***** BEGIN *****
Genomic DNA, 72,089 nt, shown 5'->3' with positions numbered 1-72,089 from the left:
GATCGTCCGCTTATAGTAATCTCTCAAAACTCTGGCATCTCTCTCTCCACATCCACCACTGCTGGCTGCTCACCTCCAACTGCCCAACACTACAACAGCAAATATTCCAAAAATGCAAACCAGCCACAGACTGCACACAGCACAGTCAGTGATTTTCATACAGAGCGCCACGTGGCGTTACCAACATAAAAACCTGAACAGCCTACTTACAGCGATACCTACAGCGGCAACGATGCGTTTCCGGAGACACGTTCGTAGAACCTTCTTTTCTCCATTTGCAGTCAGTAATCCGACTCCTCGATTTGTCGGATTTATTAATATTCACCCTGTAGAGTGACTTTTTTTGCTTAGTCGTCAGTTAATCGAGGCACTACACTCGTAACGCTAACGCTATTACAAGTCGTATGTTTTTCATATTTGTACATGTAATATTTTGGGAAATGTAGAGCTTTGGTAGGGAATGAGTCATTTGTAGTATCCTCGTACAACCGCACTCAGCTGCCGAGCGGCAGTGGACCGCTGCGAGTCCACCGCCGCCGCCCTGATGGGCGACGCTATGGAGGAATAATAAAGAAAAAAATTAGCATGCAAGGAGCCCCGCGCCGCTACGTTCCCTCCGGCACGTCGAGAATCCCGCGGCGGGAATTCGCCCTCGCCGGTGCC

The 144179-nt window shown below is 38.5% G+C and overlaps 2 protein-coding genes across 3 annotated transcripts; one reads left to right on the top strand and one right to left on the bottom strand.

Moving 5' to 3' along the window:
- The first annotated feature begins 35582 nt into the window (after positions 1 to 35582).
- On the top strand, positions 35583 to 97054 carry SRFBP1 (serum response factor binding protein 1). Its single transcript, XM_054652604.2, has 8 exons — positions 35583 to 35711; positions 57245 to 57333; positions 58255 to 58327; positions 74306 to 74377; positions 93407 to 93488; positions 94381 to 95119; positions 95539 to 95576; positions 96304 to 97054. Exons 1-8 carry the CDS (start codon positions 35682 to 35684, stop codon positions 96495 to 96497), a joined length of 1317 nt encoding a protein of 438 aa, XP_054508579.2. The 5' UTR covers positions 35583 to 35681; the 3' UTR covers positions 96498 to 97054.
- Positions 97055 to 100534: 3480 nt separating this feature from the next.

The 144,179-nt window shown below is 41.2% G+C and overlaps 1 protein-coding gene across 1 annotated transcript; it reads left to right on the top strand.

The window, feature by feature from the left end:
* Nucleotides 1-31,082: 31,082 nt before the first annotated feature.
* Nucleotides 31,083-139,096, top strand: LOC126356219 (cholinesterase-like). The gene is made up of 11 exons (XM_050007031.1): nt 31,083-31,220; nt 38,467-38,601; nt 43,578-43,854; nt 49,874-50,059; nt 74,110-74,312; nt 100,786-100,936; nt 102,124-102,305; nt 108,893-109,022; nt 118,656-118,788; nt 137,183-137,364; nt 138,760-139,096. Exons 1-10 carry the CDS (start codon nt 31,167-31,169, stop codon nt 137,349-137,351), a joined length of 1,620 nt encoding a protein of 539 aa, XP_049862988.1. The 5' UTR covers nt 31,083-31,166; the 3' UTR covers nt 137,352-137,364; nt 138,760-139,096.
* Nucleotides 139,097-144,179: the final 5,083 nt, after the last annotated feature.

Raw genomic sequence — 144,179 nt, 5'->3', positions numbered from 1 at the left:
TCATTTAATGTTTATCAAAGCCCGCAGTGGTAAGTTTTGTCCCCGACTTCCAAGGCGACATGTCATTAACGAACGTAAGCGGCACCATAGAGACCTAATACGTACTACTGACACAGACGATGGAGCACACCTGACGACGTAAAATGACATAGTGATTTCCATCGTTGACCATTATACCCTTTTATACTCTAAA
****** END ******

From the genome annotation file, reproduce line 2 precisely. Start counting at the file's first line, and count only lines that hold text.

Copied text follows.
GATCGTCCGCTTATAGTAATCTCTCAAAACTCTGGCATCTCTCTCTCCACATCCACCACTGCTGGCTGCTCACCTCCAACTGCCCAACACTACAACAGCAAATATTCCAAAAATGCAAACCAGCCACAGACTGCACACAGCACAGTCAGTGATTTTCATACAGAGCGCCACGTGGCGTTACCAACATAAAAACCTGAACAGCCTACTTACAGCGATACCTACAGCGGCAACGATGCGTTTCCGGAGACACGTTCGTAGAACCTTCTTTTCTCCATTTGCAGTCAGTAATCCGACTCCTCGATTTGTCGGATTTATTAATATTCACCCTGTAGAGTGACTTTTTTTGCTTAGTCGTCAGTTAATCGAGGCACTACACTCGTAACGCTAACGCTATTACAAGTCGTATGTTTTTCATATTTGTACATGTAATATTTTGGGAAATGTAGAGCTTTGGTAGGGAATGAGTCATTTGTAGTATCCTCGTACAACCGCACTCAGCTGCCGAGCGGCAGTGGACCGCTGCGAGTCCACCGCCGCCGCCCTGATGGGCGACGCTATGGAGGAATAATAAAGAAAAAAATTAGCATGCAAGGAGCCCCGCGCCGCTACGTTCCCTCCGGCACGTCGAGAATCCCGCGGCGGGAATTCGCCCTCGCCGGTGCC